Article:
Reflection: Watching football brought me and my dad closer together


Sophia Van Beek

Gregory Van Beek grew up in Edina, Minnesota and has been a lifelong Vikings fan. He played football throughout middle and high school, and now he enjoys Sunday afternoons watching NFL games with his youngest daughter.

Sophia Van Beek, News Editor

When my father was a sophomore at Southern Methodist University in the fall of 1988, he walked onto the school’s football team. A week later, he quit. The two-a-day practices in the blistering Texas heat weren’t worth the fantasy of a college football career at a disgraced football program, which had been banned from playing for two years after receiving the NCAA “death penalty” following a scandal involving illegal payments to players.

For almost my entire life, I had no interest in watching football. I didn’t know the difference between an extra point and a field goal until this past season. I don’t know what moved me to go downstairs one Sunday to watch the Vikings-Packers game with my dad. I told him I needed a win, or something to root for. After months of a growing distance between us, I think I just wanted to reach out to him. This game was important to my father, and so it suddenly became important to me.

The past several years, for as long as my family has lived in New York, my dad has put on his lucky #38 Minnesota Vikings jersey and watched every single game by himself. When the Vikings lose – which is more often than he’d like – I watch him sink into the sofa cushions in disappointment.

He’s been a life-long Vikings fan, but not by choice. (As my mother once put it, sometimes we are raised where we are raised). Tell anybody you’re a Vikings fan and they’ll cringe – memories of botched playoff games, overtime fumbles, or the roof of their stadium collapsing. Twice. (Never underestimate Minnesota snow).

But it’s a testament to my dad’s character that he puts his jersey on for every game, and tries not to get his hopes up, and continues to be a fan, without reservations, despite the agony and seemingly inevitable disappointment of rooting for the franchise.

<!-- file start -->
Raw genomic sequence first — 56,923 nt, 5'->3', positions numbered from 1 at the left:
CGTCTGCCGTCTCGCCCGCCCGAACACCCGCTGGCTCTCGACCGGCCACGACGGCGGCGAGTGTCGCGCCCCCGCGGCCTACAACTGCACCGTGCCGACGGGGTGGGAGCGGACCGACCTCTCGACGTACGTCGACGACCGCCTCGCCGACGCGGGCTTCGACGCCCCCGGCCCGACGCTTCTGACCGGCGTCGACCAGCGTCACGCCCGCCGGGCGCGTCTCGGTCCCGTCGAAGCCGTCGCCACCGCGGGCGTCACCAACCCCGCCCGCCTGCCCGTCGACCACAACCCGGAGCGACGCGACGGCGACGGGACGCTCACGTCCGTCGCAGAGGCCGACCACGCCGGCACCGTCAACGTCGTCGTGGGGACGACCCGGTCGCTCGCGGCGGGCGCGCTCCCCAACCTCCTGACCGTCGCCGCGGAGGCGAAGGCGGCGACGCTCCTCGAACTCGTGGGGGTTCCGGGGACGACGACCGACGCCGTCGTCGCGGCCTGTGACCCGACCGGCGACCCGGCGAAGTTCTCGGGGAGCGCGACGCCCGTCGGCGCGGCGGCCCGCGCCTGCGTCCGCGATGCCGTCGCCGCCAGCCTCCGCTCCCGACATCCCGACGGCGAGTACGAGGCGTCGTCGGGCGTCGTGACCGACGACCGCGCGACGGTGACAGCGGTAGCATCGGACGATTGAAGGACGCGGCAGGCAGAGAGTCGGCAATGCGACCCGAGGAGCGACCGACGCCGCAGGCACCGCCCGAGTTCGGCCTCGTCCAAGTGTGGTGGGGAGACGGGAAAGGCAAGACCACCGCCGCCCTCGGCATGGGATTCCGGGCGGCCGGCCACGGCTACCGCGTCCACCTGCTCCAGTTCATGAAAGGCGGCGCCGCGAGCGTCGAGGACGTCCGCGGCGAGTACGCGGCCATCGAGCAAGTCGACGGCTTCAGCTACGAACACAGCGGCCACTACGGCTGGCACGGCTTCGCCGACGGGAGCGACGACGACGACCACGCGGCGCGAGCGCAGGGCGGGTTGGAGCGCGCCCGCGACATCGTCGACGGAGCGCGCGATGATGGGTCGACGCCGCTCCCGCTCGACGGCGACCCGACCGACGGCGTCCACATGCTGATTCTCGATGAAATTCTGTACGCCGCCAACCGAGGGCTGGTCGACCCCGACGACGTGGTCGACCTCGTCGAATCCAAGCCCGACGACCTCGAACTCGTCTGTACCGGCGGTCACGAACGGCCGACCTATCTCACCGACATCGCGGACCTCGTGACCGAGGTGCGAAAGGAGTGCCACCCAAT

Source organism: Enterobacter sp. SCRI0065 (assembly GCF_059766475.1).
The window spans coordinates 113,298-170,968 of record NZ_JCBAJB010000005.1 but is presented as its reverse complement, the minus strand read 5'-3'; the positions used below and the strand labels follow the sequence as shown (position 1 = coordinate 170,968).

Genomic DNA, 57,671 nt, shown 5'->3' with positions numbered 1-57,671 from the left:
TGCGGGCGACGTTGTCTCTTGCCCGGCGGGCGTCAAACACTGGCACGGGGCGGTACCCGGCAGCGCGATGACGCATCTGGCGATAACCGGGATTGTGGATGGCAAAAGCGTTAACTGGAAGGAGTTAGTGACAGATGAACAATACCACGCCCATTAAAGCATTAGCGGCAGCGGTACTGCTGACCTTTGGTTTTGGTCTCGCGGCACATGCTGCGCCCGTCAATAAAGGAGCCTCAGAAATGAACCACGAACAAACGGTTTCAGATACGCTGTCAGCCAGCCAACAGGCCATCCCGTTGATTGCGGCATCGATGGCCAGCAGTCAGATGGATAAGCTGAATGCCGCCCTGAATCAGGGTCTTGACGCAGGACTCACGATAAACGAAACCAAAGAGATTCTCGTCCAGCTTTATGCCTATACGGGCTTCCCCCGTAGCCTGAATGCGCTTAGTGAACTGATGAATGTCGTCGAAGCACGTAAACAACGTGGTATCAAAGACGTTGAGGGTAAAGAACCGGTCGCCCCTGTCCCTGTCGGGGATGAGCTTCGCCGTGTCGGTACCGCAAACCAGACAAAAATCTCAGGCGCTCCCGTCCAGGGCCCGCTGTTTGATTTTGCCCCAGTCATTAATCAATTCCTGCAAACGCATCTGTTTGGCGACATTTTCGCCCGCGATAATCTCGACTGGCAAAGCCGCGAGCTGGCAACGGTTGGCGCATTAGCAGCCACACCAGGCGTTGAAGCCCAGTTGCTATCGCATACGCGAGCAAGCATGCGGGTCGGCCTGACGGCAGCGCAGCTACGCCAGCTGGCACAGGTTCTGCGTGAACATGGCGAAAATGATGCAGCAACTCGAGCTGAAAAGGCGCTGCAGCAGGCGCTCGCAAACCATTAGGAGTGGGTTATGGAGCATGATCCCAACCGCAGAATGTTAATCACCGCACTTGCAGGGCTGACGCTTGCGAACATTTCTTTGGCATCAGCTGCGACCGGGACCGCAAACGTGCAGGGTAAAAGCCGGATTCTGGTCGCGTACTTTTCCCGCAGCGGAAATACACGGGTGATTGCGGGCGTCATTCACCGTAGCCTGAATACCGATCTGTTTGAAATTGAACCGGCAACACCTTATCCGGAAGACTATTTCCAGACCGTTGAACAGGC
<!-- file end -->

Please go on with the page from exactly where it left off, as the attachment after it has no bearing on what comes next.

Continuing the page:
It’s not that the team, with an 82-76 record over the last decade, is bad. Often, things just go wrong at the worst times, either due to questionable play calls by the coaches or plain old bad luck. My father still cringes when he recalls the 2009 (NFC) championship game. (For reference, the Vikings last went to the Super Bowl in 1977, when he was 8 years old). The tied game, which featured Minnesota and the New Orleans Saints, had been a back and forth contest throughout, and with less than three minutes left, the Vikings were driving for a field goal attempt. Then a flag was thrown because there were too many men on the field, and quarterback Brett Favre threw a heart-wrenching turnover to a Saints cornerback. Although the game went into overtime, my dad recalls that it was clear who the losers were straight from that interception.

By this December, I was fully committed to seeing the Vikings’ season through. Beyond becoming closer than my dad, I’d grown attached to Justin Jefferson’s touchdown dance, and Dalvin Cook’s powerful runs. Then came our game against the Tampa Bay Buccaneers, arguably a turning point in the season. Our kicker missed every extra point and field goal. It cost the Vikings 10 total points in a game we lost by 12, despite outplaying Tampa Bay in almost every other measure. 

My father told me it was my first taste of that Vikings misfortune. He added that years of rooting for the franchise doesn’t make that feeling any less bad. We sulked back into our corners of the house. 

As I’ve gotten older, the common ground between my father and I has slowly gotten smaller. Now, we have football. But it was never actually about the sport, of course. And while I’m probably more emotionally perceptive than him, I think he knows that, too. If it wasn’t important to my dad, I never would have spent a minute in front of a football game.

I understand my father better now. He’s a patient man, and doesn’t mind re-explaining the more complicated rules to me, like what an onsides pass is and the difference between holding and pass interference.

Recently, he’s been sending me tweets from his favorite account, Super 70s Sports, which I don’t really get, but still laugh at. It’s his way of reaching out. No matter how horrible our weeks were, or how I really should be spending my evening on homework, we both make our way to the living room, the smell of microwave popcorn and the sound of artificial cheers in an empty stadium, to watch his hometown team. 

And I return to that image of a 19-year-old Gregory Van Beek (only two years older than I am now) walking wide-eyed into a college stadium and deciding that his love of football should be reserved for the living room with his daughter.